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6 best knowledge management tools compared - how to choose
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6 best knowledge management tools compared - how to choose

A headshot of Holly Aspinall
Holly Aspinall
8th May, 2024
An open toolbox with icons – such as an alarm, comment bubble and clipboard – leaping out
A headshot of Holly Aspinall
Holly Aspinall
8th May, 2024
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1. Confluence
2. Trello
3. monday.com
4. Google Workspace
5. Notion
6. Evernote
The bottom line

Find the right knowledge management software for your company: here are the 6 best tools you can use in 2024.

Are you struggling to manage files and information within your team? Don’t worry - it’s easy to banish digital clutter and reduce overwhelm with an effective knowledge management system.

Every organisation is different. It's not just about finding a solution; it's about finding the right solution for you. We’ve pulled together the best knowledge management tools to help you decide which is right for your team’s needs.


1. Confluence

A Confluence page with a project timeline and a dropdown menu of integrations
Image courtesy of Atlassian
Confluence is a powerful collaborative knowledge management tool from Atlassian. Documents are called pages, and are organised in a hierarchy within a dedicated Confluence space. This makes Confluence ideal for knowledge bases, wikis, and more.

If you’d like to learn more, our article What is Confluence? will take you through the basics.


Benefits

  • Centralises information: Confluence makes it easy to create spaces with dedicated pages and sub-pages. Because it’s easy to structure and access content, it’s ideal for knowledge bases, wikis, and documentation.

  • Integration with Atlassian Tools: Confluence seamlessly integrates with other tools like Jira, BitBucket, and Trello, helping you track tickets, tasks, and project progress in one handy place.

  • Endlessly customisable: From diagrams and Google Analytics to advanced design tools like Content Formatting Macros, you’ll find an integration on the Atlassian Marketplace.

  • AI-powered content: Atlassian Intelligence (Atlassian’s AI tool), can summarise Confluence pages, create definitions for jargon, and answer questions, helping users understand and process information quicker.


Drawbacks

  • Learning curve: Creating a page is easy, but mastering Confluence can take a little time. You can fast track your learning with our guide to getting the most out of your Confluence.

  • Time-consuming to build from scratch: Building new pages to meet specific needs takes time and effort. Thankfully, there are plenty of Confluence templates available to get you started.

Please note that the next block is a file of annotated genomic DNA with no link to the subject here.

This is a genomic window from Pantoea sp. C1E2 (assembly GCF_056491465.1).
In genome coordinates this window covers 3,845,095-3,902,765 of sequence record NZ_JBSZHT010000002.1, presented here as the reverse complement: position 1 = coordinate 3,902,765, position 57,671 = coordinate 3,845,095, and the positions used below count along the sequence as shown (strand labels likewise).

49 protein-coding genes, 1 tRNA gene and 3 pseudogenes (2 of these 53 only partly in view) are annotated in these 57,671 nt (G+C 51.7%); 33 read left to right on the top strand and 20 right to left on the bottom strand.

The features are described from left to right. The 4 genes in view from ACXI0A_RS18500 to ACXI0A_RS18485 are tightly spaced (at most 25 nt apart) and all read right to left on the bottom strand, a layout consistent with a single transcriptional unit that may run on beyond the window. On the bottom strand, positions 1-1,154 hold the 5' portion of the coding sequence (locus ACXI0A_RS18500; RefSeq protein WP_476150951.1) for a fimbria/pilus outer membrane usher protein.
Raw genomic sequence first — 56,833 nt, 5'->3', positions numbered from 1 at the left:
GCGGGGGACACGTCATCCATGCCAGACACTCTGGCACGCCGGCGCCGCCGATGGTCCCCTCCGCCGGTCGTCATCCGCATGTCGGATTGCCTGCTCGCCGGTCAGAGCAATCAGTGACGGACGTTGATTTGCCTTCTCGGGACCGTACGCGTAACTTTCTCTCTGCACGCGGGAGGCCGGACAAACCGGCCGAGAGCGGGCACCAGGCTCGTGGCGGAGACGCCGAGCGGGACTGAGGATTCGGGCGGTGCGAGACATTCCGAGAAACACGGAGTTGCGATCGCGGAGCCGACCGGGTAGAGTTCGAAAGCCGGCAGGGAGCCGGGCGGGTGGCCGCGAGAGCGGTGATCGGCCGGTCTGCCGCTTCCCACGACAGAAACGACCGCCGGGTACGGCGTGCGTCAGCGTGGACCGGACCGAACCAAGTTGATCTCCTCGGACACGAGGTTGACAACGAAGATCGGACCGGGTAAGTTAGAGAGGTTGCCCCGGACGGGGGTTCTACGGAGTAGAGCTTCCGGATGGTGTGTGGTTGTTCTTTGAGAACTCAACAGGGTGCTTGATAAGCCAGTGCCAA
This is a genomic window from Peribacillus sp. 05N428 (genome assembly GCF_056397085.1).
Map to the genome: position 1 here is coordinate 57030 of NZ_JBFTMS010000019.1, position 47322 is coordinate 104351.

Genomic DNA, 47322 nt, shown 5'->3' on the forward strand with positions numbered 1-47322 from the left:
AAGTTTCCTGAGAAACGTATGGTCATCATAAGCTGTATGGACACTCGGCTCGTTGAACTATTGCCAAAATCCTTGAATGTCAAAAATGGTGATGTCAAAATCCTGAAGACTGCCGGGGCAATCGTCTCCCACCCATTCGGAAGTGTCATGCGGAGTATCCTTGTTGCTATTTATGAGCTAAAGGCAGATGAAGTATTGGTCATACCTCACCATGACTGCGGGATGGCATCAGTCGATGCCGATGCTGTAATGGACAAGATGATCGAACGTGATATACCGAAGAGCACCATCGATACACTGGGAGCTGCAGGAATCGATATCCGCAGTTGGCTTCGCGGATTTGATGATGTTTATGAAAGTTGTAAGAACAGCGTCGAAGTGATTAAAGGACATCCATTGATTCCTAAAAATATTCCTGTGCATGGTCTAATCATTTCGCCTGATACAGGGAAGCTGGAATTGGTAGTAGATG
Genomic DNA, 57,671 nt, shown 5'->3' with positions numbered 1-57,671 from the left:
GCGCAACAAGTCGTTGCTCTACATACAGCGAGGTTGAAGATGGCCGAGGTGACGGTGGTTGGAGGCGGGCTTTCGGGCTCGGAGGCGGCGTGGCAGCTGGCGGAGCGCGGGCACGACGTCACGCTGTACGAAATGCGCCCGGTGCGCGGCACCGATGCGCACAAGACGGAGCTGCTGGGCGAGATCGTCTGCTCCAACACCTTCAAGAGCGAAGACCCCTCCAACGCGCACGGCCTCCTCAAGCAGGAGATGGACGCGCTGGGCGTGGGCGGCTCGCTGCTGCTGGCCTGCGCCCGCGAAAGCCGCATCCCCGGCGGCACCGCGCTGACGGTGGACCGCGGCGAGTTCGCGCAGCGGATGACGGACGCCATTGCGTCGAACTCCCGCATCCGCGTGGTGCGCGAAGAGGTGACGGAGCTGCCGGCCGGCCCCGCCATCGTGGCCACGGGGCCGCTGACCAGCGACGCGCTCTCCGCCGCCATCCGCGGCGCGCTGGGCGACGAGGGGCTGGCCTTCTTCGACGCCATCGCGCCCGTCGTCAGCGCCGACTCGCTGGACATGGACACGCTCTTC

Is Confluence right for your team?

Confluence is an excellent knowledge management tool suitable for smaller teams and enterprise-level organisations. If you’re already using an Atlassian product, such as Jira, Confluence is a natural next step. However, if your team has limited resources or simpler needs, Confluence might be too advanced for you.

Explore Confluence


2. Trello

A colourful Trello board with three different columns to indicate project progress
Image courtesy of Trello

Benefits

  • Visual organisation: Trello is incredibly visual, with each kanban-style board holding different lists that contain individual cards. This makes it ideal for tracking project updates and information.

  • Drag-and-drop interface: Reorganising Trello boards is quick and easy - all you have to do is drag a list or card to its new position.

  • Integration support: Trello integrates with many other platforms such as Google Drive, Slack, and Microsoft Teams, helping you to keep information in one place. There are even a range of third-party integrations, called Trello Power-Ups, to extend Trello’s features.


Drawbacks

  • Limited complexity: While Trello is great for simple project management and knowledge organisation, large organisations will struggle to organise their information effectively in a board.

  • Customisation constraints: Some users may find its customisation options limited compared to other knowledge management tools. This is especially true when creating an engaging single source of truth.


Is Trello right for your team?

Trello is perfect for smaller teams and managing individual projects, but it isn’t equipped to handle large amounts of information. If you’re part of an enterprise-level team, you should look for a more customisable platform with better organisation features.

Explore Trello

3. monday.com

A monday workdoc for a product launch plan with a project timeline embedded
Image courtesy of monday.com
monday.com is described as “a tool that helps teams work together”. Its dedicated documentation tool, monday.com workdocs, gives you a handy way to share and store information in monday.com alongside tasks and projects.


Benefits

  • Attach documents to tasks: If you’re tracking a project in monday.com, you can easily tag tasks (known as “items”) with specific workdocs, keeping relevant information in the right place.

  • AI integration: monday.com’s AI assistant can build custom templates from just a few words, summarise your content, or dynamically add tags to a document.


Drawbacks

  • Not designed for complex documentation: Workdocs are documents and not pages, which means customisation is limited. They’re ideal for noting information, but don’t work well for creating a wiki, knowledge base, or anything similar.

  • Hard-to-find workdocs: Due to monday.com’s limited search tool, finding docs can be a chore. Thankfully, you can overcome this struggle with a third-party app such as Workdocs Viewer for monday.com.


Is monday.com right for your team?